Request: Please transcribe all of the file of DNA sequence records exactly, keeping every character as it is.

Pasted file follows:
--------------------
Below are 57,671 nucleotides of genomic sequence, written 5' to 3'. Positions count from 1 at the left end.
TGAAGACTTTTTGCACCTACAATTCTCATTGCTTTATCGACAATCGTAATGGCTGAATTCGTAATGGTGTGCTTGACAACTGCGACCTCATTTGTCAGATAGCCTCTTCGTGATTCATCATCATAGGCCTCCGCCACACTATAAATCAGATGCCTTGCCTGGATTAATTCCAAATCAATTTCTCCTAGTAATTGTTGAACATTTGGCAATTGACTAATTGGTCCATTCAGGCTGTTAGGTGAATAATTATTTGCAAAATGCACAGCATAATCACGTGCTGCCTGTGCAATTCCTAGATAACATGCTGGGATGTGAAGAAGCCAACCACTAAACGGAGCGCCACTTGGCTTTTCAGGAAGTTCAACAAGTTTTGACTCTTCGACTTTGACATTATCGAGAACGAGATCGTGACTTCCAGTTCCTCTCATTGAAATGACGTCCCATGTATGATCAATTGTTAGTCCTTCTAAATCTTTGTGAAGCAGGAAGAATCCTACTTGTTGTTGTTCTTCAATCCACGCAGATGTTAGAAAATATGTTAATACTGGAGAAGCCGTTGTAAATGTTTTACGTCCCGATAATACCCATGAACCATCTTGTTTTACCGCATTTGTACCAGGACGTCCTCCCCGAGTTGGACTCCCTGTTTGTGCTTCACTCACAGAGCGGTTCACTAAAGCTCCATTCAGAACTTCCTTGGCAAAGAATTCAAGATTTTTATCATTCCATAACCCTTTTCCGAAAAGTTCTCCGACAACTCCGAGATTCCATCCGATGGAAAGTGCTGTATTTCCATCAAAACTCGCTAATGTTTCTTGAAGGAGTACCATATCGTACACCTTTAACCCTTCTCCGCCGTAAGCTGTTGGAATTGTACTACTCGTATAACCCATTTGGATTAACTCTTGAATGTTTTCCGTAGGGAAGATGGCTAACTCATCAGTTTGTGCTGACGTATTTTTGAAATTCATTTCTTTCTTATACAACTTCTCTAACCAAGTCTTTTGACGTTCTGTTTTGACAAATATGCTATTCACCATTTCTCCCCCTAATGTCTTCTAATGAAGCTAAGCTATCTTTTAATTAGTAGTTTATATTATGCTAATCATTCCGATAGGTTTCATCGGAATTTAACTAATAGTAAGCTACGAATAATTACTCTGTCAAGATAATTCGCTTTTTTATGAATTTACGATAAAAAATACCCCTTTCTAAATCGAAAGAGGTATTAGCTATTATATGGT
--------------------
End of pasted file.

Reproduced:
Below are 57,671 nucleotides of genomic sequence, written 5' to 3'. Positions count from 1 at the left end.
TGAAGACTTTTTGCACCTACAATTCTCATTGCTTTATCGACAATCGTAATGGCTGAATTCGTAATGGTGTGCTTGACAACTGCGACCTCATTTGTCAGATAGCCTCTTCGTGATTCATCATCATAGGCCTCCGCCACACTATAAATCAGATGCCTTGCCTGGATTAATTCCAAATCAATTTCTCCTAGTAATTGTTGAACATTTGGCAATTGACTAATTGGTCCATTCAGGCTGTTAGGTGAATAATTATTTGCAAAATGCACAGCATAATCACGTGCTGCCTGTGCAATTCCTAGATAACATGCTGGGATGTGAAGAAGCCAACCACTAAACGGAGCGCCACTTGGCTTTTCAGGAAGTTCAACAAGTTTTGACTCTTCGACTTTGACATTATCGAGAACGAGATCGTGACTTCCAGTTCCTCTCATTGAAATGACGTCCCATGTATGATCAATTGTTAGTCCTTCTAAATCTTTGTGAAGCAGGAAGAATCCTACTTGTTGTTGTTCTTCAATCCACGCAGATGTTAGAAAATATGTTAATACTGGAGAAGCCGTTGTAAATGTTTTACGTCCCGATAATACCCATGAACCATCTTGTTTTACCGCATTTGTACCAGGACGTCCTCCCCGAGTTGGACTCCCTGTTTGTGCTTCACTCACAGAGCGGTTCACTAAAGCTCCATTCAGAACTTCCTTGGCAAAGAATTCAAGATTTTTATCATTCCATAACCCTTTTCCGAAAAGTTCTCCGACAACTCCGAGATTCCATCCGATGGAAAGTGCTGTATTTCCATCAAAACTCGCTAATGTTTCTTGAAGGAGTACCATATCGTACACCTTTAACCCTTCTCCGCCGTAAGCTGTTGGAATTGTACTACTCGTATAACCCATTTGGATTAACTCTTGAATGTTTTCCGTAGGGAAGATGGCTAACTCATCAGTTTGTGCTGACGTATTTTTGAAATTCATTTCTTTCTTATACAACTTCTCTAACCAAGTCTTTTGACGTTCTGTTTTGACAAATATGCTATTCACCATTTCTCCCCCTAATGTCTTCTAATGAAGCTAAGCTATCTTTTAATTAGTAGTTTATATTATGCTAATCATTCCGATAGGTTTCATCGGAATTTAACTAATAGTAAGCTACGAATAATTACTCTGTCAAGATAATTCGCTTTTTTATGAATTTACGATAAAAAATACCCCTTTCTAAATCGAAAGAGGTATTAGCTATTATATGGT